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  • Julien Verlaguet
    Hi all, I wrote a json to json transformation tool. It s a command line tool that uses pattern-matching to write transformations. Example: jsonpat -p
    Message 1 of 4 , Apr 14, 2010
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      Hi all,
      I wrote a json to json transformation tool. It's a command line tool that uses pattern-matching to write transformations.
      Example:

      jsonpat -p '{?"field1":x,y} -> {"new_field1":x,y}'

      Renames the field1 into "new_field1".
      There are quite a few constructions to extract and/or manipulate json data.
      The tool can be found here: 

      github.com/pika/jsonpat

      It's still under active development, I would like to have some feedback.

      Thanks for your time,

      Julien




      [Non-text portions of this message have been removed]
    • John Cowan
      ... You really need to write them down on your wiki page, even if just briefly. (I assume your current wiki page shows just a few of them.) People can t be
      Message 2 of 4 , Apr 14, 2010
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        Julien Verlaguet scripsit:

        > There are quite a few constructions to extract and/or manipulate
        > json data.

        You really need to write them down on your wiki page, even if just
        briefly. (I assume your current wiki page shows just a few of them.)
        People can't be trying to decipher what the different possibilities are
        from the OCaml source.

        --
        John Cowan cowan@... http://ccil.org/~cowan
        The known is finite, the unknown infinite; intellectually we stand
        on an islet in the midst of an illimitable ocean of inexplicability.
        Our business in every generation is to reclaim a little more land,
        to add something to the extent and the solidity of our possessions.
        --Thomas Henry Huxley
      • julienverlaguet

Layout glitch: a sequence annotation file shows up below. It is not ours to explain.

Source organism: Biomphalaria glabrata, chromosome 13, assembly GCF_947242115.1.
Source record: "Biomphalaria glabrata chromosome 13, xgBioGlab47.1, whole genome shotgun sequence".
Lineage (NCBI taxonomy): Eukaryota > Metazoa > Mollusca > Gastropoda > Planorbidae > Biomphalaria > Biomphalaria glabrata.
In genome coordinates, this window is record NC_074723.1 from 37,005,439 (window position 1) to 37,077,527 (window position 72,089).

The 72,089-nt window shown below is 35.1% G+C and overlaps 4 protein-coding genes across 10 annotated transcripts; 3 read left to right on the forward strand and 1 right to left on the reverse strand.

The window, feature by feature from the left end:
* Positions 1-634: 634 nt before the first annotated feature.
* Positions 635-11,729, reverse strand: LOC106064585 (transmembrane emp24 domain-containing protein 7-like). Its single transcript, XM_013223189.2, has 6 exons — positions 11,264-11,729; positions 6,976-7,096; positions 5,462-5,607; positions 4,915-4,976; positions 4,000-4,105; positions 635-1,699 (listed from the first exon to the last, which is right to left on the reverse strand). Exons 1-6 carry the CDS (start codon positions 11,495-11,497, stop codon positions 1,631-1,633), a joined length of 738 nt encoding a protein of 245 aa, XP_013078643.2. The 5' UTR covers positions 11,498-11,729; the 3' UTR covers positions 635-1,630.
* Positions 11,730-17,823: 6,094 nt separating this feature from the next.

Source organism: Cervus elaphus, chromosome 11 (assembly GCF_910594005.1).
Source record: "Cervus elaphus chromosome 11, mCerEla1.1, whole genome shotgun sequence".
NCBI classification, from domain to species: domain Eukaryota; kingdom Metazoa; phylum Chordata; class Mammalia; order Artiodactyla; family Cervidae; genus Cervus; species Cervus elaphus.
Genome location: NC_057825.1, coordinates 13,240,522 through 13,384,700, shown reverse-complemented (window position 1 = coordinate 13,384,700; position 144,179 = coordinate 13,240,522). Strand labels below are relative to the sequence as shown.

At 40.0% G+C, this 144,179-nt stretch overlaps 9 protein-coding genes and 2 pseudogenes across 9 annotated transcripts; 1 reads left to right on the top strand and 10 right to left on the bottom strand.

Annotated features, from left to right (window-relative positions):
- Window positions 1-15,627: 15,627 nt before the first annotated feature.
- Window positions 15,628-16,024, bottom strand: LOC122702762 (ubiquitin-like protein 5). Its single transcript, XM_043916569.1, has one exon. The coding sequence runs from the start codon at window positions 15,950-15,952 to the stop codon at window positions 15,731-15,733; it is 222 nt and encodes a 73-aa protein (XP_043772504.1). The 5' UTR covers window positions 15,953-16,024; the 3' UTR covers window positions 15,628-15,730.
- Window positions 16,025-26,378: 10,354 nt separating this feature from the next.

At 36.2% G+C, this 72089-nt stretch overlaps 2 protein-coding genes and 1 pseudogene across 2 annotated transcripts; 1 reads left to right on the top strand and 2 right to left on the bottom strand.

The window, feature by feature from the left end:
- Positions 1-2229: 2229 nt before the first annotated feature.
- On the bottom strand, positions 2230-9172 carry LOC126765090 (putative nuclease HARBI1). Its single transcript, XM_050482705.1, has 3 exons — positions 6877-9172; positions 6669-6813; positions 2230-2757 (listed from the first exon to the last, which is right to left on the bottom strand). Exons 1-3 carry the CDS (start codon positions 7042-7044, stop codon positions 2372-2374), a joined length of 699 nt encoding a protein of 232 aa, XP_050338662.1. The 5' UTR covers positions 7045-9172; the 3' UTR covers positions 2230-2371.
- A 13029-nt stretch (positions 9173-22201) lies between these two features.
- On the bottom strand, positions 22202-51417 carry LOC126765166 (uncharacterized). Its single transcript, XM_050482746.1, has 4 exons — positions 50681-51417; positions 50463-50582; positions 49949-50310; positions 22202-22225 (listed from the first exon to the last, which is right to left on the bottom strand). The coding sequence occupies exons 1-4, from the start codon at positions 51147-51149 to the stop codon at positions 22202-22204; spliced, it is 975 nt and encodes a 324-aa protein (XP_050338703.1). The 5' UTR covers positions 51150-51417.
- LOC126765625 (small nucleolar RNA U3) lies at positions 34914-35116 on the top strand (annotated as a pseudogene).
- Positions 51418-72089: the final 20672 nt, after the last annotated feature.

... Good point, thanks. I tried to give all the ones which I use on an everyday basis. I didn t put all of the ones I consider as experimental and subject to
        Message 3 of 4 , Apr 14, 2010
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          > You really need to write them down on your wiki page, even if just
          > briefly. (I assume your current wiki page shows just a few of them.)
          > People can't be trying to decipher what the different possibilities are
          > from the OCaml source.

          Good point, thanks. I tried to give all the ones which I use on an everyday basis. I didn't put all of the ones I consider as "experimental" and subject to changes or removal.
          Another approach would be a BNF generated from the parser.

          However, thanks for your comment.

          Julien
        • John Cowan
          ... That would be very useful, with maybe a one-line comment for each. -- De plichten van een docent zijn divers, John Cowan die van het gehoor ook.
          Message 4 of 4 , Apr 14, 2010
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            julienverlaguet scripsit:

            > Another approach would be a BNF generated from the parser.

            That would be very useful, with maybe a one-line comment for each.

            --
            De plichten van een docent zijn divers, John Cowan
            die van het gehoor ook. cowan@...
            --Edsger Dijkstra http://www.ccil.org/~cowan
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